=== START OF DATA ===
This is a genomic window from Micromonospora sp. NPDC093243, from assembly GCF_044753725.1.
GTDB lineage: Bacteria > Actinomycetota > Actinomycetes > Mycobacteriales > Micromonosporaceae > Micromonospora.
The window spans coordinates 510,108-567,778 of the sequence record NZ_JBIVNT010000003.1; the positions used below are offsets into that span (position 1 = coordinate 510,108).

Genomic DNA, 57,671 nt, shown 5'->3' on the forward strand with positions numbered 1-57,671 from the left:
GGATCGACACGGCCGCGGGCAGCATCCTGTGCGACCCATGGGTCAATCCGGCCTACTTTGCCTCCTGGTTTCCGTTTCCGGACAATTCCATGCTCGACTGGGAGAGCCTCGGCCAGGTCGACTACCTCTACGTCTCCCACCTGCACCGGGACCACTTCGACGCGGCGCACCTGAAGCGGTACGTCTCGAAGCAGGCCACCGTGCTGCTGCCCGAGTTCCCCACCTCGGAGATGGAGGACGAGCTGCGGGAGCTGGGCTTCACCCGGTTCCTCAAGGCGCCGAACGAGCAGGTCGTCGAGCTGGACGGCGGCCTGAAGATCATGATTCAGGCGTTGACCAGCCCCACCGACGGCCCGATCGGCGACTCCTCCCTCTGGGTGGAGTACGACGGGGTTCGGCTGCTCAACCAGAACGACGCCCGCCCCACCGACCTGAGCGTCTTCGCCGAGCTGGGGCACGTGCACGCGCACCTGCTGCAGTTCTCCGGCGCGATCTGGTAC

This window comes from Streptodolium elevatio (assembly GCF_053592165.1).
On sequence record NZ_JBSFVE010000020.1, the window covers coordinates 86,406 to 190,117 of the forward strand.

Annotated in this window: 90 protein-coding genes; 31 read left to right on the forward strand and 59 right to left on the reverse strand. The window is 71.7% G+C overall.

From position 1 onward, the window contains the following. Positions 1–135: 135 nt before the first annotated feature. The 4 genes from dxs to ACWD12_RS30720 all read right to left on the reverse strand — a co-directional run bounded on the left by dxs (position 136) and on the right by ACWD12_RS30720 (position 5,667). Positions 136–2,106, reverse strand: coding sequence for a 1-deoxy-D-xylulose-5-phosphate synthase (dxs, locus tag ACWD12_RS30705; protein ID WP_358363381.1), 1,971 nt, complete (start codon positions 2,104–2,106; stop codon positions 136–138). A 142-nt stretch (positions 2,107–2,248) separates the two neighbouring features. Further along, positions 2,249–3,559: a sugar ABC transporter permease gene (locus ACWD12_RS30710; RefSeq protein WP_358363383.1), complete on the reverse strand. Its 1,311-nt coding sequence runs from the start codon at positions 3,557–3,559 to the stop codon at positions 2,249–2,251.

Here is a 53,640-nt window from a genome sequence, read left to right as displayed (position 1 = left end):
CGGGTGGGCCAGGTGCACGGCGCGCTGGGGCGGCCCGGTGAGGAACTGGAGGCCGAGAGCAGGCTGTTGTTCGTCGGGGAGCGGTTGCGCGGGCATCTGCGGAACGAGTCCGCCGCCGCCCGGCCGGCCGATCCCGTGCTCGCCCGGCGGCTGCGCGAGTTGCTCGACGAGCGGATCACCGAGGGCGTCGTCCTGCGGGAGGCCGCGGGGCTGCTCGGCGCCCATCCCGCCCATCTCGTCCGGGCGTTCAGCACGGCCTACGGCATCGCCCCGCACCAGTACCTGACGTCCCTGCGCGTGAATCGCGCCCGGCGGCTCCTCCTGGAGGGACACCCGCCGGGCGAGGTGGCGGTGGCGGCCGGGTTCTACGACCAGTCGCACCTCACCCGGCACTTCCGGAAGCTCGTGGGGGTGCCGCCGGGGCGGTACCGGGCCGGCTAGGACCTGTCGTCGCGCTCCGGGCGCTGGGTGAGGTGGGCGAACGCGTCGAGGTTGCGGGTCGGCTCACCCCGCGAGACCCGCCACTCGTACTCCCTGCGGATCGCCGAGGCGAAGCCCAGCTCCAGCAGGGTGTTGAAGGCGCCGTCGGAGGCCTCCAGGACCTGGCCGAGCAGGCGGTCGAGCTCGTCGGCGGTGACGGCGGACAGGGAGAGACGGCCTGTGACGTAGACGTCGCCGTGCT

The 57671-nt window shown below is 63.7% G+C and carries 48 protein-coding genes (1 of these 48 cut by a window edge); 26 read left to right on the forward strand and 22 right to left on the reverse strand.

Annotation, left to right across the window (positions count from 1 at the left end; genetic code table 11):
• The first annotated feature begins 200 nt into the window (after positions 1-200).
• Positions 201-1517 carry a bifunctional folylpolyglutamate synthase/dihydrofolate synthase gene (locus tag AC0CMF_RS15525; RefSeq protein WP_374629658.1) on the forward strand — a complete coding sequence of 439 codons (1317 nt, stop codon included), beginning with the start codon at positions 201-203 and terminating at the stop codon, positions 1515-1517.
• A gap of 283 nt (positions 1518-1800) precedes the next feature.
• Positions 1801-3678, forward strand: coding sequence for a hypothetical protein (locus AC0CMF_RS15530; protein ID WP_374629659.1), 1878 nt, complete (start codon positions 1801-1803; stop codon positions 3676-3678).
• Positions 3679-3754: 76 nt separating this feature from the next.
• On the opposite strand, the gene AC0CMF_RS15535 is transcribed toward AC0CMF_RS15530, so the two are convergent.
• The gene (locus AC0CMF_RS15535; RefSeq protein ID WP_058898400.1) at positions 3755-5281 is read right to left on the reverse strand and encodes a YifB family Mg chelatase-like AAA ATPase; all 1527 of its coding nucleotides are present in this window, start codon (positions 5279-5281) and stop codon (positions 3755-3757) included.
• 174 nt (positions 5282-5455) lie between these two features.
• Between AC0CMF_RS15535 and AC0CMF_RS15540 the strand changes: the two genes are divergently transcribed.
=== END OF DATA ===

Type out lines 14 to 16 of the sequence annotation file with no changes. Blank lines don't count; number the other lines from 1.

• The first annotated feature begins 200 nt into the window (after positions 1-200).
• Positions 201-1517 carry a bifunctional folylpolyglutamate synthase/dihydrofolate synthase gene (locus tag AC0CMF_RS15525; RefSeq protein WP_374629658.1) on the forward strand — a complete coding sequence of 439 codons (1317 nt, stop codon included), beginning with the start codon at positions 201-203 and terminating at the stop codon, positions 1515-1517.
• A gap of 283 nt (positions 1518-1800) precedes the next feature.